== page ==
05:45 And you break the long cycle in terms of you have very early on demonstrated that you can show to the customer and the customer can very early on say, “Oh, no, that won’t work for us. We have special tools. We need another solution to deploy.” And the what do I get out of the project, which people that are not data scientists usually ask can be answered this way really, really early on. And Web apps as an answer are seeable, attachable and are interactive. So I will show you a demo afterwards that the user can really fiddle with the Web app and see that there is some thing behind it that we really did. It helps non-data scientists to understand the benefits and possibilities in case that it’s much more visually appealing than having some Python code or having a RapidMiner web service exposed. And for us, it avoids frustration at the end of the project. And for the customer also, it avoids overspending if he wants to have other results because he can communicate it very early on. So why with RapidMiner? The answer to this is that we are in a data-driven context. So when we do a data science project, we already have lots of data and we usually build models on the data. So we want to show the results also based on this data. And since the data is already available in RapidMiner and processed, why not stick to the tools we know? And the most required functionality is mostly already implemented in RapidMiner. So the basic concepts like loops and stuff, it’s already there. I don’t have to program it. I don’t need a specific web programmer to create a solution for me.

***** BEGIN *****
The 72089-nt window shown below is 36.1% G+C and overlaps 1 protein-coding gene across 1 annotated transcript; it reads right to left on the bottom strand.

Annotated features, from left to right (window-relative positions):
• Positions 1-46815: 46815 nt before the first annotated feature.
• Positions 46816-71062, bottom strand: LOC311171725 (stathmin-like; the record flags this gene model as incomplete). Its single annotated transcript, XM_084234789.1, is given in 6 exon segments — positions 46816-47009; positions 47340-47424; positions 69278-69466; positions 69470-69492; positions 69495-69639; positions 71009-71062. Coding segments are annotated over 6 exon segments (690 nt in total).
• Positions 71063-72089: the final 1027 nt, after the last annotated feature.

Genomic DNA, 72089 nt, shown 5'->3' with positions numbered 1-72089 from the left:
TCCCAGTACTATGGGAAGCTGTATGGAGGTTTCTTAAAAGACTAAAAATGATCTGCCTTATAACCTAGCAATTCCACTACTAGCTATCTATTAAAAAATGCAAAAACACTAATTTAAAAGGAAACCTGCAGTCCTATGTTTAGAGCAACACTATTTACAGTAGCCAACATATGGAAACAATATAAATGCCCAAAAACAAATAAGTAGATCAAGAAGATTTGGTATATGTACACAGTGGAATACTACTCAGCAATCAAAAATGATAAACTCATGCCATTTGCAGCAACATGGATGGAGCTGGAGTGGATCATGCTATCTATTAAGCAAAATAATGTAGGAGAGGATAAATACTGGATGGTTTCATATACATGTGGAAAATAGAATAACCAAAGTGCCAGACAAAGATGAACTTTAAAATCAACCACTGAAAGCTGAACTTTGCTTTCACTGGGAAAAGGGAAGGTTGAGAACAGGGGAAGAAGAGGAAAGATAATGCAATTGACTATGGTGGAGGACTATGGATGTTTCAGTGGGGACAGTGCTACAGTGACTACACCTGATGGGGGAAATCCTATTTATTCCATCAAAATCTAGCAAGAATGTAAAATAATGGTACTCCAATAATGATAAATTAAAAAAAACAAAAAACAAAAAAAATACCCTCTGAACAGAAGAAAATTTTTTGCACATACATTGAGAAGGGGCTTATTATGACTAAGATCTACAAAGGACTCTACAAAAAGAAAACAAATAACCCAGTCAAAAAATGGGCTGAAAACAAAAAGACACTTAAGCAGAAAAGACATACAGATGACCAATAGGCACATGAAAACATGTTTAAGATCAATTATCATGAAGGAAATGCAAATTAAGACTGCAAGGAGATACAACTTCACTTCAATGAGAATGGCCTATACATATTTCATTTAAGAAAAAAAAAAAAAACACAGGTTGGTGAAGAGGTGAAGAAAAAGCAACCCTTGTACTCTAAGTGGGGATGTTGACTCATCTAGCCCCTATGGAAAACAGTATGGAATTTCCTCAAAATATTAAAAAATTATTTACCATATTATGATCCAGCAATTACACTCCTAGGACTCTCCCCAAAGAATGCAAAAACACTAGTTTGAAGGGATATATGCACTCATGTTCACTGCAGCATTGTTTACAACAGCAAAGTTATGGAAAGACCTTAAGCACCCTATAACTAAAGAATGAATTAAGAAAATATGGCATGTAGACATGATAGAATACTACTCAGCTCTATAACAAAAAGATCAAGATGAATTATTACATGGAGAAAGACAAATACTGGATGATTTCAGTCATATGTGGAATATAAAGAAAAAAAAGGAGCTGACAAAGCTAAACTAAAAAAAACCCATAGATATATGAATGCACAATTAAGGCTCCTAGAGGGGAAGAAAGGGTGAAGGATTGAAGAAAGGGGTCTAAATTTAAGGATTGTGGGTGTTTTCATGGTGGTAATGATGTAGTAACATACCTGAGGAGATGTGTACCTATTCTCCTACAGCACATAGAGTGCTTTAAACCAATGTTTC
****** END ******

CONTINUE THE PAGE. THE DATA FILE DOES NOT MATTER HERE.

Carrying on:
07:44 I can just use the tool I already know. So we, as data scientists, don’t need additional training to create something that the customer can see or we are not reliant on the customer to have one of his programmers build up a Web app that can use our predictions. So we can relax again. It should reduce the friction and also improve the agility inside of the project that there is not only the big circle around but there are lots of steps in between where the customer can say, “Oh, no, can you do it another way? Ah, that sounds good. That doesn’t sound good.” So you have much better way of getting feedback during your project. So how do you do that? We thought that the old RapidMiner service Web apps were already quite good at that. We’re keeping the concepts that were good and we are using the– so we’re using still the RapidMiner processes for the back end logic of a Web app. So when you click a button, in the background RapidMiner processes is executed and returns the results to the Web app. So we still have states and states for object and scale our variables. That’s what every one of you knows who has ever built a Web app with the old RapidMiner server. And we also combine it with more flexibility and a little bit more modern client-side scripting with JavaScript. And the Web app itself is created by a RapidMiner process. So there’s no need to have a different tool to go to the RapidMiner server web interface and build it. But you can directly build it inside RapidMiner studio. And the big profit of that is that the Web app creation itself can be data driven.